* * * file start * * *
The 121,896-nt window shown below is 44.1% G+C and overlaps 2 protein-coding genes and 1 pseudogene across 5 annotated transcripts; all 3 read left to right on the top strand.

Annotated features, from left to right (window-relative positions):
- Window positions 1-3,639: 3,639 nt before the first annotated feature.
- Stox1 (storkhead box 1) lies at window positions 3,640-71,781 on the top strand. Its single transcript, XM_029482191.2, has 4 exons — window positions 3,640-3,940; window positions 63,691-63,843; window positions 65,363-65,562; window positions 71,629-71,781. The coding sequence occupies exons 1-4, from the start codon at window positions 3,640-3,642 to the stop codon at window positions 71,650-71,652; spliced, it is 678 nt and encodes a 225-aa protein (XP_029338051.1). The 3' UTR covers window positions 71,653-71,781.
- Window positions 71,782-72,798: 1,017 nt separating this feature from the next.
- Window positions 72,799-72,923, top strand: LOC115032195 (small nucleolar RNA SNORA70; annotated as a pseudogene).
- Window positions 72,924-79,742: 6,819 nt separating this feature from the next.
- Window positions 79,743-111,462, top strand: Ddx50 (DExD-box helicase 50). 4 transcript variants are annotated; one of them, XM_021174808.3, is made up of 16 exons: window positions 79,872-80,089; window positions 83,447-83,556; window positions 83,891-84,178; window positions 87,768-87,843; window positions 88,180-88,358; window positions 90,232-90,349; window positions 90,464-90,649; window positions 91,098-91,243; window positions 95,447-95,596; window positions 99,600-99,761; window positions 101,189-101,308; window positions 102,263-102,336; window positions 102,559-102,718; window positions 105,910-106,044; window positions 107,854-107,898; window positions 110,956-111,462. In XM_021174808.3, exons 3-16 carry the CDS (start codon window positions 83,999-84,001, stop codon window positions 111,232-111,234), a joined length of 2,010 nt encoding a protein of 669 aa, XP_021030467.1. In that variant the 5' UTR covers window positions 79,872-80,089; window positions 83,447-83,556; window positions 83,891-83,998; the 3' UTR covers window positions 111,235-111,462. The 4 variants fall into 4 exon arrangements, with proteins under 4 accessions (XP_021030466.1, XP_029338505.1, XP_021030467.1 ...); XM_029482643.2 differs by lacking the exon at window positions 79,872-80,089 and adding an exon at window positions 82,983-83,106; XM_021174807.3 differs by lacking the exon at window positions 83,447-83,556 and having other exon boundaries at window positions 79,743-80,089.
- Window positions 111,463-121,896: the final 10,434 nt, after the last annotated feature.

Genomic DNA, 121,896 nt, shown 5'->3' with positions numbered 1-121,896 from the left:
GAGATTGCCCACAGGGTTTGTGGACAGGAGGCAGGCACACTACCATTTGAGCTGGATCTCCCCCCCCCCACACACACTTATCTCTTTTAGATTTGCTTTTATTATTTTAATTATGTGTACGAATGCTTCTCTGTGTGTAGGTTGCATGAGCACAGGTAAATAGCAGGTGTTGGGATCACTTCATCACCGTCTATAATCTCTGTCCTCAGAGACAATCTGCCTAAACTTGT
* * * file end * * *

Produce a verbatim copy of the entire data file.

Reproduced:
The 121,896-nt window shown below is 44.1% G+C and overlaps 2 protein-coding genes and 1 pseudogene across 5 annotated transcripts; all 3 read left to right on the top strand.

Annotated features, from left to right (window-relative positions):
- Window positions 1-3,639: 3,639 nt before the first annotated feature.
- Stox1 (storkhead box 1) lies at window positions 3,640-71,781 on the top strand. Its single transcript, XM_029482191.2, has 4 exons — window positions 3,640-3,940; window positions 63,691-63,843; window positions 65,363-65,562; window positions 71,629-71,781. The coding sequence occupies exons 1-4, from the start codon at window positions 3,640-3,642 to the stop codon at window positions 71,650-71,652; spliced, it is 678 nt and encodes a 225-aa protein (XP_029338051.1). The 3' UTR covers window positions 71,653-71,781.
- Window positions 71,782-72,798: 1,017 nt separating this feature from the next.
- Window positions 72,799-72,923, top strand: LOC115032195 (small nucleolar RNA SNORA70; annotated as a pseudogene).
- Window positions 72,924-79,742: 6,819 nt separating this feature from the next.
- Window positions 79,743-111,462, top strand: Ddx50 (DExD-box helicase 50). 4 transcript variants are annotated; one of them, XM_021174808.3, is made up of 16 exons: window positions 79,872-80,089; window positions 83,447-83,556; window positions 83,891-84,178; window positions 87,768-87,843; window positions 88,180-88,358; window positions 90,232-90,349; window positions 90,464-90,649; window positions 91,098-91,243; window positions 95,447-95,596; window positions 99,600-99,761; window positions 101,189-101,308; window positions 102,263-102,336; window positions 102,559-102,718; window positions 105,910-106,044; window positions 107,854-107,898; window positions 110,956-111,462. In XM_021174808.3, exons 3-16 carry the CDS (start codon window positions 83,999-84,001, stop codon window positions 111,232-111,234), a joined length of 2,010 nt encoding a protein of 669 aa, XP_021030467.1. In that variant the 5' UTR covers window positions 79,872-80,089; window positions 83,447-83,556; window positions 83,891-83,998; the 3' UTR covers window positions 111,235-111,462. The 4 variants fall into 4 exon arrangements, with proteins under 4 accessions (XP_021030466.1, XP_029338505.1, XP_021030467.1 ...); XM_029482643.2 differs by lacking the exon at window positions 79,872-80,089 and adding an exon at window positions 82,983-83,106; XM_021174807.3 differs by lacking the exon at window positions 83,447-83,556 and having other exon boundaries at window positions 79,743-80,089.
- Window positions 111,463-121,896: the final 10,434 nt, after the last annotated feature.

Genomic DNA, 121,896 nt, shown 5'->3' with positions numbered 1-121,896 from the left:
GAGATTGCCCACAGGGTTTGTGGACAGGAGGCAGGCACACTACCATTTGAGCTGGATCTCCCCCCCCCCACACACACTTATCTCTTTTAGATTTGCTTTTATTATTTTAATTATGTGTACGAATGCTTCTCTGTGTGTAGGTTGCATGAGCACAGGTAAATAGCAGGTGTTGGGATCACTTCATCACCGTCTATAATCTCTGTCCTCAGAGACAATCTGCCTAAACTTGT